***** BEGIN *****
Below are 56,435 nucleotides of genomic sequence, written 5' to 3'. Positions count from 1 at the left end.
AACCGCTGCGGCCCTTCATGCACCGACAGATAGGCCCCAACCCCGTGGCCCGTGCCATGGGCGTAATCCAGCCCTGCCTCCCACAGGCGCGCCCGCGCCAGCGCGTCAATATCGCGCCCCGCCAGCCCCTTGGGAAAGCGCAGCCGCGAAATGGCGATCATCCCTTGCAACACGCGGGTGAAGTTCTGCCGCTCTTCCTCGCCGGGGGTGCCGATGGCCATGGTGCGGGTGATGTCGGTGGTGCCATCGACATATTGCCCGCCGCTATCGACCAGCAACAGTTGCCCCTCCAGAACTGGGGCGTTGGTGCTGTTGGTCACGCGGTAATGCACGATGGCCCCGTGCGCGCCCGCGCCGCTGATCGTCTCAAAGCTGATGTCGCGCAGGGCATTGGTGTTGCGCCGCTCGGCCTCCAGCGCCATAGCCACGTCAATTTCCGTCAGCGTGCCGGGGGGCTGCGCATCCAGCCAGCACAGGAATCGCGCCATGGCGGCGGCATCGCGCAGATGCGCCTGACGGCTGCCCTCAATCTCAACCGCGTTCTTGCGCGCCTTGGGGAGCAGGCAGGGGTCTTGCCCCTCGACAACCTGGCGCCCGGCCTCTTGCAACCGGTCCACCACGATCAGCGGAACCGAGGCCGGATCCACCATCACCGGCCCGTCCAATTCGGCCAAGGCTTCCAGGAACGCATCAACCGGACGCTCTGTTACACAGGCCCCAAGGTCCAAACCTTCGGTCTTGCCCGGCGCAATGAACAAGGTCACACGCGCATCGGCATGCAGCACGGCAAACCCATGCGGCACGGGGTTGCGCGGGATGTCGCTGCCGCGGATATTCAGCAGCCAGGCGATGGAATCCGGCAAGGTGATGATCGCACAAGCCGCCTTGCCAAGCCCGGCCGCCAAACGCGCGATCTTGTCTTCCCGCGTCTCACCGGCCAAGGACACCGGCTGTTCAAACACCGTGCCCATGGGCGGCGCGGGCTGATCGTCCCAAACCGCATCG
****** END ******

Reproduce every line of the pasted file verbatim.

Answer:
Below are 56,435 nucleotides of genomic sequence, written 5' to 3'. Positions count from 1 at the left end.
AACCGCTGCGGCCCTTCATGCACCGACAGATAGGCCCCAACCCCGTGGCCCGTGCCATGGGCGTAATCCAGCCCTGCCTCCCACAGGCGCGCCCGCGCCAGCGCGTCAATATCGCGCCCCGCCAGCCCCTTGGGAAAGCGCAGCCGCGAAATGGCGATCATCCCTTGCAACACGCGGGTGAAGTTCTGCCGCTCTTCCTCGCCGGGGGTGCCGATGGCCATGGTGCGGGTGATGTCGGTGGTGCCATCGACATATTGCCCGCCGCTATCGACCAGCAACAGTTGCCCCTCCAGAACTGGGGCGTTGGTGCTGTTGGTCACGCGGTAATGCACGATGGCCCCGTGCGCGCCCGCGCCGCTGATCGTCTCAAAGCTGATGTCGCGCAGGGCATTGGTGTTGCGCCGCTCGGCCTCCAGCGCCATAGCCACGTCAATTTCCGTCAGCGTGCCGGGGGGCTGCGCATCCAGCCAGCACAGGAATCGCGCCATGGCGGCGGCATCGCGCAGATGCGCCTGACGGCTGCCCTCAATCTCAACCGCGTTCTTGCGCGCCTTGGGGAGCAGGCAGGGGTCTTGCCCCTCGACAACCTGGCGCCCGGCCTCTTGCAACCGGTCCACCACGATCAGCGGAACCGAGGCCGGATCCACCATCACCGGCCCGTCCAATTCGGCCAAGGCTTCCAGGAACGCATCAACCGGACGCTCTGTTACACAGGCCCCAAGGTCCAAACCTTCGGTCTTGCCCGGCGCAATGAACAAGGTCACACGCGCATCGGCATGCAGCACGGCAAACCCATGCGGCACGGGGTTGCGCGGGATGTCGCTGCCGCGGATATTCAGCAGCCAGGCGATGGAATCCGGCAAGGTGATGATCGCACAAGCCGCCTTGCCAAGCCCGGCCGCCAAACGCGCGATCTTGTCTTCCCGCGTCTCACCGGCCAAGGACACCGGCTGTTCAAACACCGTGCCCATGGGCGGCGCGGGCTGATCGTCCCAAACCGCATCG